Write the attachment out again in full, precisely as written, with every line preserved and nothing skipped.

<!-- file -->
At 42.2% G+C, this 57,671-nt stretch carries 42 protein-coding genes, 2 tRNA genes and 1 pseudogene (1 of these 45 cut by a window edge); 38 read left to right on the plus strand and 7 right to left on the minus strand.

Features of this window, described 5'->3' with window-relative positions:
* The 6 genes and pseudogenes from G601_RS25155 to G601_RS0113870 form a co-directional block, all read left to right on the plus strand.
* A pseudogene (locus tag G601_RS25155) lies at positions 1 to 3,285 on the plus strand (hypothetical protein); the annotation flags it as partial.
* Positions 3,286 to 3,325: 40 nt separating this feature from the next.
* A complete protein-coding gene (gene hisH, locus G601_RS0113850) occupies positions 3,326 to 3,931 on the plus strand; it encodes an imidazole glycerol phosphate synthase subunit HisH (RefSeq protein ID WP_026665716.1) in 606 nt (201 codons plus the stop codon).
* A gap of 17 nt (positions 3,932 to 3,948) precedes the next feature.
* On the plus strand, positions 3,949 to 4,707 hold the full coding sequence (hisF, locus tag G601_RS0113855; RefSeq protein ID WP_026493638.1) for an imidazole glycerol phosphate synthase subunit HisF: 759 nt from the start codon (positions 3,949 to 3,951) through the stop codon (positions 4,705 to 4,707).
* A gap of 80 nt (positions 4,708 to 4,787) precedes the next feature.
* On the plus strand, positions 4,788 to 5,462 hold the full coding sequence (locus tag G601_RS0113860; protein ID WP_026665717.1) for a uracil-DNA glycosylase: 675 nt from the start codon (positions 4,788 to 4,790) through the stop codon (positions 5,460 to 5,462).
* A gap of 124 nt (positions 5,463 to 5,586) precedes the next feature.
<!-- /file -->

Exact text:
At 42.2% G+C, this 57,671-nt stretch carries 42 protein-coding genes, 2 tRNA genes and 1 pseudogene (1 of these 45 cut by a window edge); 38 read left to right on the plus strand and 7 right to left on the minus strand.

Features of this window, described 5'->3' with window-relative positions:
* The 6 genes and pseudogenes from G601_RS25155 to G601_RS0113870 form a co-directional block, all read left to right on the plus strand.
* A pseudogene (locus tag G601_RS25155) lies at positions 1 to 3,285 on the plus strand (hypothetical protein); the annotation flags it as partial.
* Positions 3,286 to 3,325: 40 nt separating this feature from the next.
* A complete protein-coding gene (gene hisH, locus G601_RS0113850) occupies positions 3,326 to 3,931 on the plus strand; it encodes an imidazole glycerol phosphate synthase subunit HisH (RefSeq protein ID WP_026665716.1) in 606 nt (201 codons plus the stop codon).
* A gap of 17 nt (positions 3,932 to 3,948) precedes the next feature.
* On the plus strand, positions 3,949 to 4,707 hold the full coding sequence (hisF, locus tag G601_RS0113855; RefSeq protein ID WP_026493638.1) for an imidazole glycerol phosphate synthase subunit HisF: 759 nt from the start codon (positions 3,949 to 3,951) through the stop codon (positions 4,705 to 4,707).
* A gap of 80 nt (positions 4,708 to 4,787) precedes the next feature.
* On the plus strand, positions 4,788 to 5,462 hold the full coding sequence (locus tag G601_RS0113860; protein ID WP_026665717.1) for a uracil-DNA glycosylase: 675 nt from the start codon (positions 4,788 to 4,790) through the stop codon (positions 5,460 to 5,462).
* A gap of 124 nt (positions 5,463 to 5,586) precedes the next feature.